But as evening approached, the restaurant instead decided to close at 7 p.m and it could remain closed on Tuesday.

"Right now my delivery guy was walking," he said.

Postmates, a courier service that can make deliveries from any restaurant or store, was putting together a plan in response to New York City’s travel ban, April Conyers, the company’s director of communications, said Monday afternoon.

But that has not stopped the company, which works with 6,000 couriers across 18 markets, from boosting its network of available independent contractors to meet increased demand, Conyers said. Postmates readied for the typical influx in orders by sending a message through Facebook encouraging New York-based couriers to sign up for shifts. In addition to a spike in restaurant delivery, she said orders for trips to the grocery store for storm essentials such as water and batteries tend to go up when conditions get bad.

"We know that demand is going to be really high, so we try to get as many postmates on the platform as possible to gear up for the storm,” she said.

Courier community managers send out tips for braving the conditions safely. Suggestions include bundling up with hand and foot warmers, wool socks, boots and trash bags, "because they’re really good ponchos on your bike,” Conyers said.

Recruiting couriers willing to take a job in the snow is not much of a challenge, she said. Postmates’ prices typically go up during bad weather to help temper the high demand, so couriers can expect to make more during bad weather, she said. Tips also increase.

“A lot of our couriers love it,” she said. “It’s kind of fun to be outside in the storm. You’re well compensated certainly in this type of weather.”

Photo Credit: Toby Baldinger
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Charges in Baby's Ferret Mauling


The parents of a one-month-old Delaware County, Pennsylvania, girl have been charged with endangerment after the family's ferrets severely mauled the baby's face.

The baby's nose, upper lip and cheek were eaten away in the attack that took place in a Darby home last Thursday, police said.

Burnie Fraim, 42, and 24-year-old Jessica Benales were each charged with five counts of endangering the welfare of a child, court documents show. The couple has five children including the one-month-old girl.

According to police and the child's father, the girl was strapped into her car seat in the living room of the home along the 300 block of Poplar Road when as many as three ferrets mauled her. The animals had broken out of a mesh cage. The parents were upstairs at the time.

The girl underwent emergency surgery at the Children's Hospital of Philadelphia and had stents placed into her nose allowing her to breathe, police said. Fraim told NBC10 last week his daughter will need to undergo several more surgeries to repair the damage.

All three ferrets were euthanized.

Darby Police Chief Robert Smythe called the mauling the "most horrific thing" he's seen happen to a child in his 45 years in law enforcement.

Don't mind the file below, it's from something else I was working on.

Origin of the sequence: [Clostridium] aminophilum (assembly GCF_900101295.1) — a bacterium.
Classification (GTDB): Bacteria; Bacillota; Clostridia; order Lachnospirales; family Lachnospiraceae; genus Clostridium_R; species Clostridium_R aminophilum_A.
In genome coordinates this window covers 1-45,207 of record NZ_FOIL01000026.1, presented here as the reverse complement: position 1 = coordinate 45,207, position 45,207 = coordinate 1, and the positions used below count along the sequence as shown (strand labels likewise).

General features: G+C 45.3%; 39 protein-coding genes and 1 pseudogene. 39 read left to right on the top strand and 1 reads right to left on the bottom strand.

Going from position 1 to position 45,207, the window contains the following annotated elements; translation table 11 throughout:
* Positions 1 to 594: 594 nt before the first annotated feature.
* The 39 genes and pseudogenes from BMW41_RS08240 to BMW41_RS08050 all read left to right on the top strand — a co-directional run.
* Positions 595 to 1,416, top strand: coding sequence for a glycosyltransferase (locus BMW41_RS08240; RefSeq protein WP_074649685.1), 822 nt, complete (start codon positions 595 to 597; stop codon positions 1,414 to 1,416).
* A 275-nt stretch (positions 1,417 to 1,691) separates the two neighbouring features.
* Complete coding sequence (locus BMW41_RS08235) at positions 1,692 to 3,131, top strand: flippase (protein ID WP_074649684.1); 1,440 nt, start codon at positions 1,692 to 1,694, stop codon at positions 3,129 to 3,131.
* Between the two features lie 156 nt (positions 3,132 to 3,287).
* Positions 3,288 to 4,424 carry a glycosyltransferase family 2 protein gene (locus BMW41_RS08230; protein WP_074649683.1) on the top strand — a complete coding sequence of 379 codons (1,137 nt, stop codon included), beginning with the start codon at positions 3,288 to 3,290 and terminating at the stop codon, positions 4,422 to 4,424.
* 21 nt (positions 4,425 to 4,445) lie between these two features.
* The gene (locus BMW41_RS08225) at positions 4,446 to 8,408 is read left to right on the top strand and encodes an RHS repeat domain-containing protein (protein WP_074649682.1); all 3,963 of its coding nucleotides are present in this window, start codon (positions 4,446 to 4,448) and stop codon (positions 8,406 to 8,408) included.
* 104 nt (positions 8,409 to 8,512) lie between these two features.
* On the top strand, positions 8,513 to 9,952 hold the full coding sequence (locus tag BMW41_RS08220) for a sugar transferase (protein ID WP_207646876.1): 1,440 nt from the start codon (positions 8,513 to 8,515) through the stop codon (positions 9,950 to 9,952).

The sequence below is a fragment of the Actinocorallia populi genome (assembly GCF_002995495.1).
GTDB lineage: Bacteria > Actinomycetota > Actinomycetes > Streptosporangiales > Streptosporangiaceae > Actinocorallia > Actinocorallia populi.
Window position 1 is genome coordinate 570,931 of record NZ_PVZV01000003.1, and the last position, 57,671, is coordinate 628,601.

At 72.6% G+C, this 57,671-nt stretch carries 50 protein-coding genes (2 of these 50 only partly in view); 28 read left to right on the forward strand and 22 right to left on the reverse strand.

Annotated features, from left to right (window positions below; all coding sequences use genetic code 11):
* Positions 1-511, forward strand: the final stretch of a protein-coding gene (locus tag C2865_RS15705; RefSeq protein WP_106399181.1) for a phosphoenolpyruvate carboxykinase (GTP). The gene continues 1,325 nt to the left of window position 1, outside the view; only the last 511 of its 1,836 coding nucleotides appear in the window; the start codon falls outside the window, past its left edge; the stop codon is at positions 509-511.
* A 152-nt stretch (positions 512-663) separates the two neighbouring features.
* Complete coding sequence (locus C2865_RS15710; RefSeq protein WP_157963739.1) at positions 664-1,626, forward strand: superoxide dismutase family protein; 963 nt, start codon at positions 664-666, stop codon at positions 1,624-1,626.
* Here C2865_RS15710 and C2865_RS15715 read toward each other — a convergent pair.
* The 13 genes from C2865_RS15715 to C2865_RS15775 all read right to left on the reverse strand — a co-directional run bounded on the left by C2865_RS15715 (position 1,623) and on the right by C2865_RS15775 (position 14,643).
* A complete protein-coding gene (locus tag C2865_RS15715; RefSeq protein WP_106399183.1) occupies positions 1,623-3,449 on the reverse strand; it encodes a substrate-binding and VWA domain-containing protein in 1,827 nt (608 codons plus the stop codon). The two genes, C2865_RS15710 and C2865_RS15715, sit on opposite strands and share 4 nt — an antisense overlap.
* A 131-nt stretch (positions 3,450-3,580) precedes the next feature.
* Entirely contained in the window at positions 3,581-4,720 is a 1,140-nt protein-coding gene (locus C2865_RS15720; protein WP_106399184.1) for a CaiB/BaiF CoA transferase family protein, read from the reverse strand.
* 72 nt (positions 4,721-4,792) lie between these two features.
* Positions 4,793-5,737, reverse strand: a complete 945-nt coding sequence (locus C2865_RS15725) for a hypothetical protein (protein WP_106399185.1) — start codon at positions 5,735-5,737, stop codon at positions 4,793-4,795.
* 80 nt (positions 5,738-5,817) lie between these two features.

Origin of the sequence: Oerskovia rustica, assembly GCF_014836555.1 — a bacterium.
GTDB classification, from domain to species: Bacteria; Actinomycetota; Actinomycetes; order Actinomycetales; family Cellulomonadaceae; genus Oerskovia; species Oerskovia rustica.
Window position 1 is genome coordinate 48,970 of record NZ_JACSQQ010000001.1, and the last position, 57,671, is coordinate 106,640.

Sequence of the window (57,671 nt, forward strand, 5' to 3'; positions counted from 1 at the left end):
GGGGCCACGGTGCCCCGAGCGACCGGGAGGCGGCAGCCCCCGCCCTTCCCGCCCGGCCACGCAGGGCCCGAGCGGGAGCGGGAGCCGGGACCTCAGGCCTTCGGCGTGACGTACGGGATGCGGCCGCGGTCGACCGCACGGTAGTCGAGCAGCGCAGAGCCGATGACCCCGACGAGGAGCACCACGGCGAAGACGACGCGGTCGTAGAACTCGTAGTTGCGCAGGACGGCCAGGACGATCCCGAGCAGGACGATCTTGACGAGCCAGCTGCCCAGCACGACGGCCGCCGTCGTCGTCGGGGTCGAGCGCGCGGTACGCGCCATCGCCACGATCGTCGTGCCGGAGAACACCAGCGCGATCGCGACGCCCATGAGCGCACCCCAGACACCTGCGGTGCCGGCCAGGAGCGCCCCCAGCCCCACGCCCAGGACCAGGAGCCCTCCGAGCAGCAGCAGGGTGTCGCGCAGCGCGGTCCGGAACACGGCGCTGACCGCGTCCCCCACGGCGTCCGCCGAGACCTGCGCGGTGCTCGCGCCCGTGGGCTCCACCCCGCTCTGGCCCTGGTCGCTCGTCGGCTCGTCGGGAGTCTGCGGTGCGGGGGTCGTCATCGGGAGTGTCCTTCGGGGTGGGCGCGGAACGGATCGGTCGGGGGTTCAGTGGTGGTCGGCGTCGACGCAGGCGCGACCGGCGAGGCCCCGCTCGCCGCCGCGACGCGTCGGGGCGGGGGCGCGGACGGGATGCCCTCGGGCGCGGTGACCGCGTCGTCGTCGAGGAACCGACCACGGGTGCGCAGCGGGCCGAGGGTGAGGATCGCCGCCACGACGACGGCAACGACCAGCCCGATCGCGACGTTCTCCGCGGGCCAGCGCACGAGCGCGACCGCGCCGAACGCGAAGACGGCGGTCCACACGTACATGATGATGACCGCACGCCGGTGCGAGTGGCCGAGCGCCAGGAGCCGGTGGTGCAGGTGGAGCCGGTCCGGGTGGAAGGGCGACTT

The home was infested with insects and lacked food, according to the chief. Three social services agencies were monitoring the family when the mauling took place.

Smythe said the couple had developmental disabilities and he questioned their ability to care for the children.

Fraim and Bernales were arraigned in Delaware County Court on Monday.

Photo Credit: NBC10/Facebook

Driver Arrested After Towing Sledding Kids in Pickup Truck


A Connecticut driver faces charges after police say he towed a sled full of kids behind his pickup truck at high speeds in Monday evening's snowstorm.

Police said Michael Chauvin, 40, of Plainfield, was driving recklessly in the area of Community Avenue with several young children and another adult in the bed of his truck, towing others on a sled behind him.

Chauvin was arrested and charged with four counts of risk of injury to a minor, four counts of second-degree reckless endangerment and reckless driving.

He was released on a $10,000 bond and is due in court Feb. 9.

Photo Credit: Plainfield Police Department

Jogger Saves Woman From Icy Lake


Yariv Becher said he almost didn’t put on his running shoes Sunday morning, but his decision to run in the snow near Belmont Harbor for the first time in a few weeks helped save the life of a woman who fell through the ice into Lake Michigan.

“Because of the snow, I haven’t run there for a few weeks,” Becher said.

The father of three, originally from Israel, was jogging near the harbor around 10:30 a.m. when he said he heard noises.

“I was running with my earphones listening to music and I heard noises,” he said. “There wasn’t anyone there, so I looked around, and then I noticed [a woman] hanging onto the ropes.”

A woman in her 30s, who may have been out for a run as well, had slipped and fallen into the arctic water surrounded by ice, police said. She had managed to use a belt to strap herself to the dock to keep from going under.

“She pretty much just held on for life, and she sort of lodged her arm through the belt, the strap, and was able to yell out for help,” said Sgt. Ruben Ramirez with the Chicago Police Department.